Drachm, Dirham, Thaler, Pound (brochure)
You will be guided through the monetary and cultural history of Europe by means of many carefully drafted historical maps - from Mesopotamia to the Euro of modern times.
- The Ancient Orient
- The Coin’s Birth
- The Drachm
- The Denarius
- The Solidus
- Dinar and Dirham
- The Penny
- Groschen, Gulden, Thaler
- The Spanish Peso
- The Dutch Guilder
- The Maria Theresa Thaler
- The Franc
- The Pound Sterling
- The US Dollar
- The Euro
Some examples follow:
3rd millennium BC—first predecessors of money
The first very advanced civilizations of humankind developed in Mesopotamia and Egypt where rivers made the fields fertile. It is there that we discover the roots of what is known as money today. In Mesopotamia, silver was used as early as the 3rd millennium B C to settle accounts. Certainly no “coins” were used, but crude metal which was weighed. Authorities strictly controlled the weights applied.
The man in the street, however, did not calculate in silver, but in grain, which was used as a kind of alternative money in precisely measured quantities.
The Coin's Birth; Between Persians and Greeks
The first coins in history were produced in Asia Minor, in the borderland between the Persian Empire and the Greek world, during the first half of the 6th century B C. They looked like little nuggets, were of standardized weight and made of electrum, an alloy of gold and silver. A symbol on the obverse identified them as a product of a certain source. We do not know whether these first coins were produced by traders, craftsmen, rulers or priests.
Rome’s successor—the Byzantine empire
While the Western Roman Empire perished in the turmoil of the migration period, Roman administration, Roman economy, and the Roman army survived in the eastern part of the empire. This part is called the Byzantine Empire by today’s historians, after Byzantion, the name of the Greek city where the new capital city of Constantinople was founded. Even though the Byzantine emperor had to tolerate the loss of important territories in the Near East, in Africa and the Balkans, the Byzantine Empire existed for nearly another 1,000 years after the conquest of Rome. In 1453 the Turks captured it and made it their own capital.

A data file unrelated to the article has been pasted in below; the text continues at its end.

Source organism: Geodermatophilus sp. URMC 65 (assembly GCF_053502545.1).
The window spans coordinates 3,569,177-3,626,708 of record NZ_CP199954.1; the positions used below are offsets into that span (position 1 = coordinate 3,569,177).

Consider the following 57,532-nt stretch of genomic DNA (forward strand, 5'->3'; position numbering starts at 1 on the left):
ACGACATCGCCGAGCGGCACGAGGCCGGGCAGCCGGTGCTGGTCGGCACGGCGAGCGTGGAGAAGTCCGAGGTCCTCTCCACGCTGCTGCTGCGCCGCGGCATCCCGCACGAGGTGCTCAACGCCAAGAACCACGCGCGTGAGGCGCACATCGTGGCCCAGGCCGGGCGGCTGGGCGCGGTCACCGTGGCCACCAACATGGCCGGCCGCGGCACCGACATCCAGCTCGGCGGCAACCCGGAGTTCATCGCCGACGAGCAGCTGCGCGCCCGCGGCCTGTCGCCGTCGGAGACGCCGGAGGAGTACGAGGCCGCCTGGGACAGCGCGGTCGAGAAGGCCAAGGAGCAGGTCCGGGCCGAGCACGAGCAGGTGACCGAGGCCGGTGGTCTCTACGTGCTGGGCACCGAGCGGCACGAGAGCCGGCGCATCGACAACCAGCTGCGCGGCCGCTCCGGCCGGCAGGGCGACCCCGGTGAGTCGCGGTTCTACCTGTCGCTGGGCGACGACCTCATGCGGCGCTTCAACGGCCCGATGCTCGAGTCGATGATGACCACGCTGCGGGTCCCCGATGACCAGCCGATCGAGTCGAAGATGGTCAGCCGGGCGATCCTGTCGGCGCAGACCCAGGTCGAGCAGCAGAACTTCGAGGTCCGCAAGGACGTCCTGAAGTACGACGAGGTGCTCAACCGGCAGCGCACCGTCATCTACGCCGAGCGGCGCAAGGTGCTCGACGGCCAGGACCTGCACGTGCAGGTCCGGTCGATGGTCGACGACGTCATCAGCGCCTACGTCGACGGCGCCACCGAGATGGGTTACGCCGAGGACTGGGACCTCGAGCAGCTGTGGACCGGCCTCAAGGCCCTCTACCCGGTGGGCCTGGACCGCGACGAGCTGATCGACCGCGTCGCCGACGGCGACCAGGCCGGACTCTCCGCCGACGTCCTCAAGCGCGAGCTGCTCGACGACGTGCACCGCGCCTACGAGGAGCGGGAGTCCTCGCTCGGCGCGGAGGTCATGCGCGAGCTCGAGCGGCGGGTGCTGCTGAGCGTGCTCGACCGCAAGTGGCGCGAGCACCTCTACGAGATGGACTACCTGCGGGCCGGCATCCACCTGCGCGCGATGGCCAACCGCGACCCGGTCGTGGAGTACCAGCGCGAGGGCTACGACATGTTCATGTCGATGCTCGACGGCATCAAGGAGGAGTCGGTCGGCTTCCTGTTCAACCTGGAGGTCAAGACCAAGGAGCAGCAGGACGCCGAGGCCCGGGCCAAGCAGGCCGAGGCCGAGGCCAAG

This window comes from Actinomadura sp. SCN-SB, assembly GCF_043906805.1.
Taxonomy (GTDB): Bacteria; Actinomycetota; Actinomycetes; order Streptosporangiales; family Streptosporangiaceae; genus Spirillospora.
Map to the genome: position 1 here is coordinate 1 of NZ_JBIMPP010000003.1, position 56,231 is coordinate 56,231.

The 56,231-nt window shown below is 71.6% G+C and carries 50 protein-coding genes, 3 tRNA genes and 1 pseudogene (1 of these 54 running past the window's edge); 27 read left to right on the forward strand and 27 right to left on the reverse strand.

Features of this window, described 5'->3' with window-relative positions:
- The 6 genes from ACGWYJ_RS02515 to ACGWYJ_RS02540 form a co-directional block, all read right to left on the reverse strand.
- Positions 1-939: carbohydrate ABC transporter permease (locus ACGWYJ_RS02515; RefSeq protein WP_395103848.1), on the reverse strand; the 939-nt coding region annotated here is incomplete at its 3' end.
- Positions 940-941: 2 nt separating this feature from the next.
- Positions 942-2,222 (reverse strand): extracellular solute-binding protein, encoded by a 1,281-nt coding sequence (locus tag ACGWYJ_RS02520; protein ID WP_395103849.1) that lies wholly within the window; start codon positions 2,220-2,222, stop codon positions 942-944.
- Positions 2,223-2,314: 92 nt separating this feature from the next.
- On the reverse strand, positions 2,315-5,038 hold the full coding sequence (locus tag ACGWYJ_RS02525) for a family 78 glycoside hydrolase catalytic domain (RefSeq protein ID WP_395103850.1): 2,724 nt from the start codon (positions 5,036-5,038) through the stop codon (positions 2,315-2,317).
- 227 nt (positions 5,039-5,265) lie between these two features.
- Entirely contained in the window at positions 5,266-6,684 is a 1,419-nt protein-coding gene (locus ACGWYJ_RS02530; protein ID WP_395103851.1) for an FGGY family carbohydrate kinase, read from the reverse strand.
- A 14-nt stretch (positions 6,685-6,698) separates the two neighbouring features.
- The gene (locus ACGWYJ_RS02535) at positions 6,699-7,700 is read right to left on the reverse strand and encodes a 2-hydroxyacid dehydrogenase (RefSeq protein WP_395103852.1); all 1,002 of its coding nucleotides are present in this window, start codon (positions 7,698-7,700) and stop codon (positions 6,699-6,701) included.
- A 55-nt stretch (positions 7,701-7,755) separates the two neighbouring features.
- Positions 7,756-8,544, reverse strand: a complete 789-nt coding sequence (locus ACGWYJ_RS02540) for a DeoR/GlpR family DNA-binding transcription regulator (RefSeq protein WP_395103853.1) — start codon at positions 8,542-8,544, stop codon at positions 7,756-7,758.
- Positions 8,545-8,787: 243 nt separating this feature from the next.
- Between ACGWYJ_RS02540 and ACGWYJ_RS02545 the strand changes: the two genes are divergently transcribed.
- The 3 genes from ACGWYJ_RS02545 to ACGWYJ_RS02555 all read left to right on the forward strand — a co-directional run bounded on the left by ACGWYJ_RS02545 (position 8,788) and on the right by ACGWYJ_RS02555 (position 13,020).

Today’s Islamic world
Today 1.4 billions of individuals, which are about 28 % of the world’s population, profess to Islam. The Islamic religion is mainly spread over desert areas extending from the Sahara over the Near East and the Caucasus Mountains to central Asia. But in many other states, Islam is predominant, too. Indonesia, for example, is the state
with the largest number of Muslims worldwide. The Islamic countries are intergovernmentally organized in the Organization of the Islamic Conference, the OIC; some countries with a substantial Muslim minority belong to the OIC as well.
The controversial issue whether or not a secular Muslim state is possible became an essential question for all states inhabited by Muslims. Since the Cairo Declaration, fundamentalist politicians have pressed for the Sharia to be made the basis of legislation in all Muslim states.
The different systems of values of the states ruled by Islamic fundamentalists and of the Western democracies, influenced by Christianity and capitalism resulted and still result in a series of attacks by extremists from both sides.
The Dutch merchants’ empire
The vicinity to the rough North Sea had made the Dutch excellent seamen sailing the Seven Seas. The Dutch East India Company, which dominated the spice trade in India and Indonesia, was the most important Dutch trading company. It had a monopoly of trade within all territories east of the Cape of Good Hope and supplied half of Europe with spices like cloves, nutmeg and cinnamon. The Dutch West India Company carried out trade with West Africa and America. New Amsterdam became its best-known colonial settlement, known as New York today.
Separation or unity?— The American Civil War
The American Civil War (1861–1865), the war between the Union and the Confederacy of America which was officially justified either with wanting to abolish slavery or insisting on the necessity of it, cost the lives of more Americans than any other war in the history of the United States. Still today, it is engraved in the collective memory of all Americans.
The Civil War initiated important economic changes which have set the tone of the American economic history for many years: the industrialized North had won the victory over the South, traditionally a rural area. After the war, the Union forced its economic system upon the defeated Confederate States. At the same time, the administration was centralized and numerous privileges of the federal states were abolished; Congress, for example, imposed the first national income tax then.